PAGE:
Partition of endocrine-disrupting chemicals between colloids and dissolved phase as determined by cross-flow ultrafiltration
- American Chemical Society
- Publication Type:
- Journal Article
- Environmental Science & Technology, 2005, 39 (8), pp. 2753 - 2761
- Issue Date:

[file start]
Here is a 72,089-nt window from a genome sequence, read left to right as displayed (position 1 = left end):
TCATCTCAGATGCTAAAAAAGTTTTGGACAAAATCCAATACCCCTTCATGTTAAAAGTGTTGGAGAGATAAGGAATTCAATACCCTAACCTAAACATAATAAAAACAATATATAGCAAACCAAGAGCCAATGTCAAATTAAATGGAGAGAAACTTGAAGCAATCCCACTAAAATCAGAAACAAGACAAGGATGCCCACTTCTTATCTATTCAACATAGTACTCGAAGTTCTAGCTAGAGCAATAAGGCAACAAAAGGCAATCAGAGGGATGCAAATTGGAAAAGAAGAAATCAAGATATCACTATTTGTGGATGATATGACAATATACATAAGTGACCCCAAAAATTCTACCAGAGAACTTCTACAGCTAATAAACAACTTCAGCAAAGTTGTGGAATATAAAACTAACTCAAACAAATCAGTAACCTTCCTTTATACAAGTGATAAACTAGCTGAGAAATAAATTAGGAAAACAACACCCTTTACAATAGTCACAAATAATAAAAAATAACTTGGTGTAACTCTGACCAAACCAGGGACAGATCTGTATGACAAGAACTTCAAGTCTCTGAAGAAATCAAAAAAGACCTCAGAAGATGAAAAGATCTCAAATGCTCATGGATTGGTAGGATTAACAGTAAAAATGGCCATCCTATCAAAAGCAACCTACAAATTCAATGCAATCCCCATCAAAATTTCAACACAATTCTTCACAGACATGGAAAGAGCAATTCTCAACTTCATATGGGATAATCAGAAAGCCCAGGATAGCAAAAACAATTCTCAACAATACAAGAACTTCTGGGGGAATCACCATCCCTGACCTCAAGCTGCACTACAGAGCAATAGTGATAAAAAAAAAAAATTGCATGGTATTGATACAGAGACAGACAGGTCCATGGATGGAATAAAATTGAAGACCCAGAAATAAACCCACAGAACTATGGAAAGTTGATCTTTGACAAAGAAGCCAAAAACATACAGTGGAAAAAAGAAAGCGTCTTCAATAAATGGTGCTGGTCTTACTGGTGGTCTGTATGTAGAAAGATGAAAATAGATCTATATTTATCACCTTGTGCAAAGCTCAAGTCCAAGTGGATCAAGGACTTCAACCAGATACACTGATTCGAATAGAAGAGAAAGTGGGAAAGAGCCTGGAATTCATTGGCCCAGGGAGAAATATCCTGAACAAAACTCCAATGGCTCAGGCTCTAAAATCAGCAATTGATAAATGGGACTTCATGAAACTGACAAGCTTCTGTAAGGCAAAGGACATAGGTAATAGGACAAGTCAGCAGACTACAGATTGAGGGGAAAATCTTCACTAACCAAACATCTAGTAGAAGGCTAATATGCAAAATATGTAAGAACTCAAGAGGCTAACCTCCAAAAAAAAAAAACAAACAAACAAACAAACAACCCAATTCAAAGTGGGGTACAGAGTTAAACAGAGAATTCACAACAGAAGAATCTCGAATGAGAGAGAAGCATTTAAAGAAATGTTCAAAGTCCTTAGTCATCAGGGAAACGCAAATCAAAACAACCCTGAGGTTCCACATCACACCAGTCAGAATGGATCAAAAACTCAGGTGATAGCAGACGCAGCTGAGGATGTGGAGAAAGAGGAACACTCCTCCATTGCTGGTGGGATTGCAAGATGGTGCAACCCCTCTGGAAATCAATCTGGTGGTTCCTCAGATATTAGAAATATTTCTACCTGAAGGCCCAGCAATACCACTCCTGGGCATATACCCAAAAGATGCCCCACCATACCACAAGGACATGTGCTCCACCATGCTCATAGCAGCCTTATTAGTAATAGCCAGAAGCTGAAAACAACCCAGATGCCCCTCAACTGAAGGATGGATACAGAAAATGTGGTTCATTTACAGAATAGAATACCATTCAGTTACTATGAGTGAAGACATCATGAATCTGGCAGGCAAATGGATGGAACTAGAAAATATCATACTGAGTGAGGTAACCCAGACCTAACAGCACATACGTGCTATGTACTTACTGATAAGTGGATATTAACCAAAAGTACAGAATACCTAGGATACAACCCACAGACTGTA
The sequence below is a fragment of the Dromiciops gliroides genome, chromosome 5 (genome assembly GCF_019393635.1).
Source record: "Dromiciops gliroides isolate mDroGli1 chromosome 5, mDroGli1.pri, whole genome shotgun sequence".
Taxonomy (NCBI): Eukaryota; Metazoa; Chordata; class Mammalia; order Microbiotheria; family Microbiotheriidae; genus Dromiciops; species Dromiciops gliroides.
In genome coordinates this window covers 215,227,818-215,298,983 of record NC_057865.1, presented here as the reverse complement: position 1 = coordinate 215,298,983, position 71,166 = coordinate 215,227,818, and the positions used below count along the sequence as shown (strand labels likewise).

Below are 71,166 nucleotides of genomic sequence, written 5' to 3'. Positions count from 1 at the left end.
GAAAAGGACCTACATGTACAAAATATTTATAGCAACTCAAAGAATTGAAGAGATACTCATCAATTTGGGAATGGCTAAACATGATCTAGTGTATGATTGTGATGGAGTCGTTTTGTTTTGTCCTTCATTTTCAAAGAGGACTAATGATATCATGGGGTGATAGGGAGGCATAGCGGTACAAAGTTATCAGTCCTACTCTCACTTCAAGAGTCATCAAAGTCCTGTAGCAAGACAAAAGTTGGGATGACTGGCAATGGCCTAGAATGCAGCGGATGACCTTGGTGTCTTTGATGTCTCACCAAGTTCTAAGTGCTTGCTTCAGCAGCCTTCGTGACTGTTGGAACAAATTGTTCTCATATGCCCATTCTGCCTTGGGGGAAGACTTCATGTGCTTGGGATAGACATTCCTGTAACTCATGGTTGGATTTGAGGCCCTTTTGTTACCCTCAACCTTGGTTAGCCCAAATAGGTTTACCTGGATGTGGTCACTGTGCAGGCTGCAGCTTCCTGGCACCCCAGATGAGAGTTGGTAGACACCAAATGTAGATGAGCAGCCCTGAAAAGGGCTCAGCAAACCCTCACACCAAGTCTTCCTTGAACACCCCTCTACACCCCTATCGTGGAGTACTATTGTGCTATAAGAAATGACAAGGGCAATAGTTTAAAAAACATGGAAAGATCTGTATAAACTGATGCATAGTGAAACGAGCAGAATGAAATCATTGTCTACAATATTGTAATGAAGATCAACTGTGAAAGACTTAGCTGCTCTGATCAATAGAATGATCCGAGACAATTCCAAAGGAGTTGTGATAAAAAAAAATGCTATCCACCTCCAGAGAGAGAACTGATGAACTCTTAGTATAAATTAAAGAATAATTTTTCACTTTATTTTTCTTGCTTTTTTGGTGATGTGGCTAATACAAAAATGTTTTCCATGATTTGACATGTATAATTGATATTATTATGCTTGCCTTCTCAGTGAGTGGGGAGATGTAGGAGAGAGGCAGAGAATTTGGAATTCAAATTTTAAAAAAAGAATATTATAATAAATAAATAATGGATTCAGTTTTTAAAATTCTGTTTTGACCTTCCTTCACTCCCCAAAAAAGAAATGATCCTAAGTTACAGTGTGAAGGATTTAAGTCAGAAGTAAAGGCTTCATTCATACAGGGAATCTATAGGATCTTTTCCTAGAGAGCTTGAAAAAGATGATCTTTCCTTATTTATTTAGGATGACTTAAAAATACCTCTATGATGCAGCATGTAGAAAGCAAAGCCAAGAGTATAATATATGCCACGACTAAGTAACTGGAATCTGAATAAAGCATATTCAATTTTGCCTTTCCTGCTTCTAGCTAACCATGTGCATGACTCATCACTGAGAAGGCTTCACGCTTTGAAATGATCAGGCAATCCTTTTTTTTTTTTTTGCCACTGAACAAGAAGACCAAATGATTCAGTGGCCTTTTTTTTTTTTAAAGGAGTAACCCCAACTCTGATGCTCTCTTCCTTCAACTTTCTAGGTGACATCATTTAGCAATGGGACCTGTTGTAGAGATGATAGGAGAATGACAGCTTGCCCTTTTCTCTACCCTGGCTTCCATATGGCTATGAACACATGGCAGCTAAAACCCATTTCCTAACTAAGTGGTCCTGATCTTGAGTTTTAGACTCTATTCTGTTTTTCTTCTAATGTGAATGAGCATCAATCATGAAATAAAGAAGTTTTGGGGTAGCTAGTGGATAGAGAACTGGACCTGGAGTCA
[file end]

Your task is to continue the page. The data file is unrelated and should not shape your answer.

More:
Cross-flow ultrafiltration (CFUF) was developed first for the isolation of natural colloids and subsequently for determining the partition of selected endocrine-disrupting chemicals (EDCs) between river colloids and dissolved phase. In this study, a 1-kDa Millipore Pellicon 2 cartridge type CFUF system was validated using a range of molecular probes spiked in natural waters. Results show that good retention (>80%) of high molecular weight (HMW, >1 kDa) molecules and low retention of low molecular weight (LMW, <1 kDa) molecules can be achieved at high concentration factor (cf) values in sampling mode or over long time scales in recirculation mode. The interactions between aquatic colloids and EDCs were studied by mixing EDCs, water, and colloids previously isolated by CFUF for a certain duration, followed by the separation of the target compounds between the truly dissolved and colloid-bound phases by CFUF and analysis by gas chromatography-mass spectrometry (GC-MS). The kinetics of EDCs binding to colloids were relatively rapid, reaching equilibrium within 5 min. The mass balance of chosen EDCs through CFUF system was fully investigated, with good recovery for the relatively polar EDCs such as estrone and 17ß-estradiol. On the basis of EDC sorption by colloids, the partition coefficient normalized to colloidal organic carbon content (Kcoc) was 8.85 × 103, 1.50 × 104, 8.85 × 103, 4.87 × 104, and 1.59 × 104 mL/g for bisphenol A, estrone, 17ß-estradiol, 17a-ethynylestradiol, and 16a-hydroxyestrone, respectively, which are comparable with the values reported in the literature. In addition, it has been shown that the Kcoc values of EDCs were relatively independent of their octanol-water partition coefficient (Kow) values, suggesting the important role of different binding mechanisms other than nonspecific hydrophobic interaction between EDCs and natural colloids. As the CFUF-GC-MS method can be used to quantify very low concentration of pollutants and is not limited to fluorescent compounds, it has the potential to be a widely applicable separation/analytical tool for determining the partition of organic pollutants between colloidal materials and dissolved phase.
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